Ravenswood Barricia Zinfandel 2009

Ravenswood Barricia Zinfandel 2009

A step up in quality and price are the Barricia Zinfandel 2009 ($45.99 SPEC) and the Old Hill Zinfandel 2008 ($45.99 SPEC). The Barricia vines were planted in 1858 and the Old Hill vines planted in 1860. It is quite amazing that they are still producing grapes in commercial quantities. The Barricia Zinfandel is approximately 76% Zinfandel with the rest consisting of Petite Sirah. This wine had a similar nose to the Sonoma Old Vines Zin.  There was the same dustiness along with the berries on the  nose for me just to a lesser degree, and as I found out, also came from Sonoma Valley grapes. Very juicy red and black berries on the palate with restrained spice. A quality wine. The Old Hill Zinfandel comes from a field blend that has around 30 different grape varieties, although most (75%) of the grapes for this particular wine are Zinfandel.  This wine was even deeper in colour than the previous wines.  Fully body, dry, really spicy with lots of dark jammy berries.  Long length and also very tasty. Our food pairing was a bacon wrapped venison striploin and a venison chop.  Both were cooked medium, keeping them very juicy.  The flavour of venison is  fairly strong, and I think these 2 Zinfandels, which are both bigger, bolder wines, paired well with the venison.  Lots of big flavours from both the entree and wine for this course.

Our last Zinfandel for the evening was the Teldeschi Zinfandel 2009 ($45.99 SPEC). This is a single vineyard wine but as with the other old vineyards has a field blend planting.  This vineyard is made of Zinfandel, Carignan, and Petite Sirah. The three varieties aer fermented separately then blended to taste. The fermentation is done with native yeast and aged in small French oak barrels. The Teldeschi vineyard is located in the Dry Creek Valley, which is in the north end of the Sonoma Valley. Opaque ruby in the glass with nice flowery and dark juicy berry nose.  Full body, fine tannins, vanilla and supery juicy berry fruit flavours. Dry with a long length. This is quite a sophisticated wine.  My favourite of the evening. Our food pairing was braised organic beef short rib, aged Canadian cheddar mashed potatoes and bone marrow jus. The beef short rib just fell apart when touched by the fork.  No knife needed here. Again very full flavoured and again needing a juicy big red to balance it out.  Another wonderful pairing.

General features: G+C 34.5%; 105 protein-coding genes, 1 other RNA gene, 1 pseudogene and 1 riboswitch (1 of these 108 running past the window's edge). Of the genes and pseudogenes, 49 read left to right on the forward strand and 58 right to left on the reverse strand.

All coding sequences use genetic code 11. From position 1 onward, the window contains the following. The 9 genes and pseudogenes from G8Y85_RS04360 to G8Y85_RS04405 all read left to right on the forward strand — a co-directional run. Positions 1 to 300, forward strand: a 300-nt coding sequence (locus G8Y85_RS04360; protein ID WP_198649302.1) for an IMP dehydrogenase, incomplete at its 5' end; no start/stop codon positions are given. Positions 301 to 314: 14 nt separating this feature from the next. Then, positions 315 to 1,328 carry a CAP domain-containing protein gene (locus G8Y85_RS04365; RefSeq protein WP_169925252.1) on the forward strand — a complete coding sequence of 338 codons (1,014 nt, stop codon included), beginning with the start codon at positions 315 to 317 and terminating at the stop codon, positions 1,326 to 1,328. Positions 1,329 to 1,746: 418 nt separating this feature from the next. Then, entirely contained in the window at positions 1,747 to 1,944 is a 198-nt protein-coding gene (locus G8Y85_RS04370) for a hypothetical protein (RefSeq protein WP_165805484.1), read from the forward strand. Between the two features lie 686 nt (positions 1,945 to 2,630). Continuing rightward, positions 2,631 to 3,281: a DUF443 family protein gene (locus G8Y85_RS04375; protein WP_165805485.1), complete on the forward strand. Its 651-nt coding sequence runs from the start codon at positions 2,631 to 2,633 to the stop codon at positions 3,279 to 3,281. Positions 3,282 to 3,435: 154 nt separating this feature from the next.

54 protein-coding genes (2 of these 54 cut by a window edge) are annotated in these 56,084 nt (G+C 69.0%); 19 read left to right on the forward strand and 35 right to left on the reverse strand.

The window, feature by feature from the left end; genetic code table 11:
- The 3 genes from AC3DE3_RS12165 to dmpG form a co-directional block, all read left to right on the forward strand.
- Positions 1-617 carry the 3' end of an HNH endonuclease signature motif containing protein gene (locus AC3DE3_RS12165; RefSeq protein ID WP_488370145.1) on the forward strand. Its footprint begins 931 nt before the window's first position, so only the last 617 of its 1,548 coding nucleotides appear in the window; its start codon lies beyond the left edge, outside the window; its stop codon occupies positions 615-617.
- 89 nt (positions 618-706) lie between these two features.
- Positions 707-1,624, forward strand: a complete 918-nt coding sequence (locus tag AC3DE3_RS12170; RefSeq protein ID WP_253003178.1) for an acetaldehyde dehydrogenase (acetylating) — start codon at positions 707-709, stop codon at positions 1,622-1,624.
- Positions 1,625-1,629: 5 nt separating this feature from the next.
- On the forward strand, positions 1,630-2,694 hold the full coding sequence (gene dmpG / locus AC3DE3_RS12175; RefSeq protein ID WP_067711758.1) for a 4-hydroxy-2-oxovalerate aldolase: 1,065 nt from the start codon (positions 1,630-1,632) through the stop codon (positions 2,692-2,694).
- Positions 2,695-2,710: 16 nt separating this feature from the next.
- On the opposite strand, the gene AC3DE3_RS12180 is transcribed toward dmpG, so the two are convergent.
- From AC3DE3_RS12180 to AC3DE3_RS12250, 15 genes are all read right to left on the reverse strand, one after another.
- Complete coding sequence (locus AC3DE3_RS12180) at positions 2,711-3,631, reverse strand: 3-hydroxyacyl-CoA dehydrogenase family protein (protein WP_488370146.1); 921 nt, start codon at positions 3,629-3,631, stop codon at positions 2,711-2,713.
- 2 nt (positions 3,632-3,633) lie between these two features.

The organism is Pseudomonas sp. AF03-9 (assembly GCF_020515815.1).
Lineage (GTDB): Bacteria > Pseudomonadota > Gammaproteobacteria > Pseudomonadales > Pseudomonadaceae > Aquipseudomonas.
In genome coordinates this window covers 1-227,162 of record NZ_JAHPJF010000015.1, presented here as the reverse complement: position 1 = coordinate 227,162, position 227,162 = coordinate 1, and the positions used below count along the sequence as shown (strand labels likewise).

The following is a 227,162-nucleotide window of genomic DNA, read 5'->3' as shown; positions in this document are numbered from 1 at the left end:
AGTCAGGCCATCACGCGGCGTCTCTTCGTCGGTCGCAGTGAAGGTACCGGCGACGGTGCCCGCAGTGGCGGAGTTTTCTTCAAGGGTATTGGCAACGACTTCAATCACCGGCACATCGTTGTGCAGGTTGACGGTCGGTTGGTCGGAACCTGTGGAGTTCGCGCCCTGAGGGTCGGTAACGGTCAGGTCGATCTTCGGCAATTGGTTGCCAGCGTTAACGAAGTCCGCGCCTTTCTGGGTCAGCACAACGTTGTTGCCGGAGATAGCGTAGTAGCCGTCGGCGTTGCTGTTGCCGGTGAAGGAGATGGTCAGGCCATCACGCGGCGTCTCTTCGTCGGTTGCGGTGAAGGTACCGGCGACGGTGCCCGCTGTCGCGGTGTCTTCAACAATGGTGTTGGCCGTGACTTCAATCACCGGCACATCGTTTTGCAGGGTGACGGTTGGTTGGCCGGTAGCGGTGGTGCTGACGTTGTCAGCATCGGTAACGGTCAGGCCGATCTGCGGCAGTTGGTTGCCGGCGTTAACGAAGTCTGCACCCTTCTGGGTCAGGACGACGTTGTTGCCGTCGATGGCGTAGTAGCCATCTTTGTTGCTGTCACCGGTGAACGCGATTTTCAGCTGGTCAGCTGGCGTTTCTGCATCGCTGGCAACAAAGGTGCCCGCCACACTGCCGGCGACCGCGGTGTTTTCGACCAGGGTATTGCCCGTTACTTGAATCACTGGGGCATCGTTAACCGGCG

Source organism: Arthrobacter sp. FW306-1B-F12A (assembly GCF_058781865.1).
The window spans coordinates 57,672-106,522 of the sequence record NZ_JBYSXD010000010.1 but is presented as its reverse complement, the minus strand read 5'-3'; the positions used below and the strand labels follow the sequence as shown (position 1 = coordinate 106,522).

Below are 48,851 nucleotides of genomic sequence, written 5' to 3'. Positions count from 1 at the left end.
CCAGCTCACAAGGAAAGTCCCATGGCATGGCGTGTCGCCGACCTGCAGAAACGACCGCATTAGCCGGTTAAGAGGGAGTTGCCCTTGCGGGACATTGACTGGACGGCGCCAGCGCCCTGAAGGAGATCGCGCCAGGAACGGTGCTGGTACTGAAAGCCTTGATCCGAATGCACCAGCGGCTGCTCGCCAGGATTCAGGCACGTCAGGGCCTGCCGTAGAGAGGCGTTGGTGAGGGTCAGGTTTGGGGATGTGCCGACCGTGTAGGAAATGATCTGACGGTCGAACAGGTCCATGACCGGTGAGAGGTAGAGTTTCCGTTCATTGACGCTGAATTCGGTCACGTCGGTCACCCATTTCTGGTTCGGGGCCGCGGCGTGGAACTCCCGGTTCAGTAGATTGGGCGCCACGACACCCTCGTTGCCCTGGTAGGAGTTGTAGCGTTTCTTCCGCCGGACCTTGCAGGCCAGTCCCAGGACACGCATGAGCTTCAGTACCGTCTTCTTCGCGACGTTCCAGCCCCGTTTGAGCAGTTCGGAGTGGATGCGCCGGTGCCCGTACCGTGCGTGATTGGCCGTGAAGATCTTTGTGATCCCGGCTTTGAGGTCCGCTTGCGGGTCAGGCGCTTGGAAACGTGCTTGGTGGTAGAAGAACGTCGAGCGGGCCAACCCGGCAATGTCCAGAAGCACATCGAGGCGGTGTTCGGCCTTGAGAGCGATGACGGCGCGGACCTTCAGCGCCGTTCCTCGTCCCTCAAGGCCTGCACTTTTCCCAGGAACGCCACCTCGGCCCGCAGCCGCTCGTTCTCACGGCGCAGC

Organic beef short rib

Organic beef short rib

Ravenswood Teldeschi Zinfandel 2009

Ravenswood Teldeschi Zinfandel 2009

 

 

 

 

 

 

 

 

 

I unfortunately did not have time to try the Late Harvest Gewurztraminer with the Chevrot cheese brulee, but I heard that it was heaven.

I really enjoyed this Media dinner, and learning more about the wines from Joel Peterson.  I find that I better understand a wine when you get to talk to the wine maker and find out about their wine making philosophy and some of the background of the vineyards and the region.  I highly recommend anyone to attend a wine maker dinner.  It is well worth the investment.  Thank you to again to Joel Peterson for making these wines and sharing them with us, and to The Flying Pig for making such mouth watering entrees for us.  Enjoy!

Drink Good Wine. That is my motto and I really want to help you drink good wine. What is good wine? That can be a different thing for each people. Some people prefer red wines. Some only like Cabernet Sauvignon.MyWinePal was started by Karl Kliparchuk, WSET. I spent many years with the South World Wine Society as the President and then cellar master. I met many great wine makers. I love to travel around the world, visiting wine regions and sharing my passion for food & wine with you. Come live vicariously through me, and enjoy all my recommended wines.

2 comments for “Ravenswood and The Flying Pig – No Wimpy Wines or Food

  1. Joel Peterson
    December 1, 2012 at 8:18 am

    Hi Karl,

    Thank you for this lovely rememberance of our dinner at Flying Pig. I love your capture of the food and wines. I do have one correction for you. Barricia and Old hill were originally planted in 1858 and 1860. They were both replanted around 1885 after ther dreaded root louse wiped out California vineyards(own rooted) starting in 1876.

    So, these vineyards are among the oldest in California, but not as old as they would have been if they had not had their trajectory interrupted.

    • December 4, 2012 at 7:20 am

      Thank you Joel for your comments. I’m glad you liked my review. I will update the dates in the article.